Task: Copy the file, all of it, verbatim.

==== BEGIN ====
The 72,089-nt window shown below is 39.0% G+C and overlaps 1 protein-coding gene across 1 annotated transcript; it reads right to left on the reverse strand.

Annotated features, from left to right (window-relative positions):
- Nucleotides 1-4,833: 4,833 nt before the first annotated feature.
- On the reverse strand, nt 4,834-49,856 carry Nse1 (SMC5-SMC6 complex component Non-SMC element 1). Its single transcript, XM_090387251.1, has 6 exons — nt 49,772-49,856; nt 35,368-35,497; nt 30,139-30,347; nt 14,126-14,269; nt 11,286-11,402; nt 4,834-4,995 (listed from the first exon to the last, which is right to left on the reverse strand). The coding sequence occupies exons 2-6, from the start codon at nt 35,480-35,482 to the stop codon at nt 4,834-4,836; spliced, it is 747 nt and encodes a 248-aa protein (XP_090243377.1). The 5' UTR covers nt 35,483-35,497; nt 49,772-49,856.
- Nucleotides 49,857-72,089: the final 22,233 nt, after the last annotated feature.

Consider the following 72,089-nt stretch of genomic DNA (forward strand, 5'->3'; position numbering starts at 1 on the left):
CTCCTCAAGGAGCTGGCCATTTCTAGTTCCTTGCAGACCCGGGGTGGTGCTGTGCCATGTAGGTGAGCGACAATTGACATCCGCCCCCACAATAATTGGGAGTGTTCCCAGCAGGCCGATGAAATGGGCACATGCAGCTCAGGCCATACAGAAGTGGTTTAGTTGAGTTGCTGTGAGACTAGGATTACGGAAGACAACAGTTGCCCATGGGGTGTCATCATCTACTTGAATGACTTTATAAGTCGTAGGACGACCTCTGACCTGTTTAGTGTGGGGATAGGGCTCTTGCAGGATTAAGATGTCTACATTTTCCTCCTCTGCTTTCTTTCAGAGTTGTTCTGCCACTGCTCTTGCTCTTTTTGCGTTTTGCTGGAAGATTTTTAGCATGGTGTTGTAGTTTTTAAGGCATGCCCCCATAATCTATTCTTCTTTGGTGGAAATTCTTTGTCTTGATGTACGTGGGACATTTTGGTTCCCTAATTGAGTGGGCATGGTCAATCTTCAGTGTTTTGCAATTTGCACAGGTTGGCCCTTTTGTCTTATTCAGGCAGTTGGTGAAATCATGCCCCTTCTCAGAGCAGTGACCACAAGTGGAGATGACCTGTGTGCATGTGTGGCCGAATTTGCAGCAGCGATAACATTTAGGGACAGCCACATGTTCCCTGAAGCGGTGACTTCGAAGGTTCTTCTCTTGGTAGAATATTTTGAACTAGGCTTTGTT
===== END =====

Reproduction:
The 72,089-nt window shown below is 39.0% G+C and overlaps 1 protein-coding gene across 1 annotated transcript; it reads right to left on the reverse strand.

Annotated features, from left to right (window-relative positions):
- Nucleotides 1-4,833: 4,833 nt before the first annotated feature.
- On the reverse strand, nt 4,834-49,856 carry Nse1 (SMC5-SMC6 complex component Non-SMC element 1). Its single transcript, XM_090387251.1, has 6 exons — nt 49,772-49,856; nt 35,368-35,497; nt 30,139-30,347; nt 14,126-14,269; nt 11,286-11,402; nt 4,834-4,995 (listed from the first exon to the last, which is right to left on the reverse strand). The coding sequence occupies exons 2-6, from the start codon at nt 35,480-35,482 to the stop codon at nt 4,834-4,836; spliced, it is 747 nt and encodes a 248-aa protein (XP_090243377.1). The 5' UTR covers nt 35,483-35,497; nt 49,772-49,856.
- Nucleotides 49,857-72,089: the final 22,233 nt, after the last annotated feature.

Consider the following 72,089-nt stretch of genomic DNA (forward strand, 5'->3'; position numbering starts at 1 on the left):
CTCCTCAAGGAGCTGGCCATTTCTAGTTCCTTGCAGACCCGGGGTGGTGCTGTGCCATGTAGGTGAGCGACAATTGACATCCGCCCCCACAATAATTGGGAGTGTTCCCAGCAGGCCGATGAAATGGGCACATGCAGCTCAGGCCATACAGAAGTGGTTTAGTTGAGTTGCTGTGAGACTAGGATTACGGAAGACAACAGTTGCCCATGGGGTGTCATCATCTACTTGAATGACTTTATAAGTCGTAGGACGACCTCTGACCTGTTTAGTGTGGGGATAGGGCTCTTGCAGGATTAAGATGTCTACATTTTCCTCCTCTGCTTTCTTTCAGAGTTGTTCTGCCACTGCTCTTGCTCTTTTTGCGTTTTGCTGGAAGATTTTTAGCATGGTGTTGTAGTTTTTAAGGCATGCCCCCATAATCTATTCTTCTTTGGTGGAAATTCTTTGTCTTGATGTACGTGGGACATTTTGGTTCCCTAATTGAGTGGGCATGGTCAATCTTCAGTGTTTTGCAATTTGCACAGGTTGGCCCTTTTGTCTTATTCAGGCAGTTGGTGAAATCATGCCCCTTCTCAGAGCAGTGACCACAAGTGGAGATGACCTGTGTGCATGTGTGGCCGAATTTGCAGCAGCGATAACATTTAGGGACAGCCACATGTTCCCTGAAGCGGTGACTTCGAAGGTTCTTCTCTTGGTAGAATATTTTGAACTAGGCTTTGTT